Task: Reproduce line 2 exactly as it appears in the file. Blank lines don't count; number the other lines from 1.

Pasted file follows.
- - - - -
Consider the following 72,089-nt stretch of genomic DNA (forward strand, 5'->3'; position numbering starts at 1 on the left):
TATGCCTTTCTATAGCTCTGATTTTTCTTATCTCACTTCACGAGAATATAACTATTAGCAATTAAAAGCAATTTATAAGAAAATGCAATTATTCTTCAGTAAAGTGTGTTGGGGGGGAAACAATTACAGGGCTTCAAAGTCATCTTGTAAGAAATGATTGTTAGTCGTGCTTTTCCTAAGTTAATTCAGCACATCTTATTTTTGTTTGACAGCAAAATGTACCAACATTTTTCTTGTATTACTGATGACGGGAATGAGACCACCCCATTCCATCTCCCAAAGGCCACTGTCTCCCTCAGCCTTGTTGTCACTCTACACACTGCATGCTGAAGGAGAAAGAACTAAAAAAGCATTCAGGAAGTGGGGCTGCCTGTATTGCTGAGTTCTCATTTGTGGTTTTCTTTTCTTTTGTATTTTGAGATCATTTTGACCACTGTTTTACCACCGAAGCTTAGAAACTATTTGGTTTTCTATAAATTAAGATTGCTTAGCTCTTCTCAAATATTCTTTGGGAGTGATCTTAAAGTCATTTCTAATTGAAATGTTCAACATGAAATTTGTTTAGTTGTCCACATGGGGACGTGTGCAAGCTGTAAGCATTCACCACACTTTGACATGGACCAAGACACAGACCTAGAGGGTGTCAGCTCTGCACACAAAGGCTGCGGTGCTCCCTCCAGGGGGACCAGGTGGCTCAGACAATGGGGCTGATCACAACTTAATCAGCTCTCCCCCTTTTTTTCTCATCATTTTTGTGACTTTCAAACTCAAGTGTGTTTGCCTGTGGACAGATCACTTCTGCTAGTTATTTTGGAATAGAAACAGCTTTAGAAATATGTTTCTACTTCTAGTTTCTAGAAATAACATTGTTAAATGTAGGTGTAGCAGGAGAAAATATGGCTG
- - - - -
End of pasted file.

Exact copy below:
TATGCCTTTCTATAGCTCTGATTTTTCTTATCTCACTTCACGAGAATATAACTATTAGCAATTAAAAGCAATTTATAAGAAAATGCAATTATTCTTCAGTAAAGTGTGTTGGGGGGGAAACAATTACAGGGCTTCAAAGTCATCTTGTAAGAAATGATTGTTAGTCGTGCTTTTCCTAAGTTAATTCAGCACATCTTATTTTTGTTTGACAGCAAAATGTACCAACATTTTTCTTGTATTACTGATGACGGGAATGAGACCACCCCATTCCATCTCCCAAAGGCCACTGTCTCCCTCAGCCTTGTTGTCACTCTACACACTGCATGCTGAAGGAGAAAGAACTAAAAAAGCATTCAGGAAGTGGGGCTGCCTGTATTGCTGAGTTCTCATTTGTGGTTTTCTTTTCTTTTGTATTTTGAGATCATTTTGACCACTGTTTTACCACCGAAGCTTAGAAACTATTTGGTTTTCTATAAATTAAGATTGCTTAGCTCTTCTCAAATATTCTTTGGGAGTGATCTTAAAGTCATTTCTAATTGAAATGTTCAACATGAAATTTGTTTAGTTGTCCACATGGGGACGTGTGCAAGCTGTAAGCATTCACCACACTTTGACATGGACCAAGACACAGACCTAGAGGGTGTCAGCTCTGCACACAAAGGCTGCGGTGCTCCCTCCAGGGGGACCAGGTGGCTCAGACAATGGGGCTGATCACAACTTAATCAGCTCTCCCCCTTTTTTTCTCATCATTTTTGTGACTTTCAAACTCAAGTGTGTTTGCCTGTGGACAGATCACTTCTGCTAGTTATTTTGGAATAGAAACAGCTTTAGAAATATGTTTCTACTTCTAGTTTCTAGAAATAACATTGTTAAATGTAGGTGTAGCAGGAGAAAATATGGCTG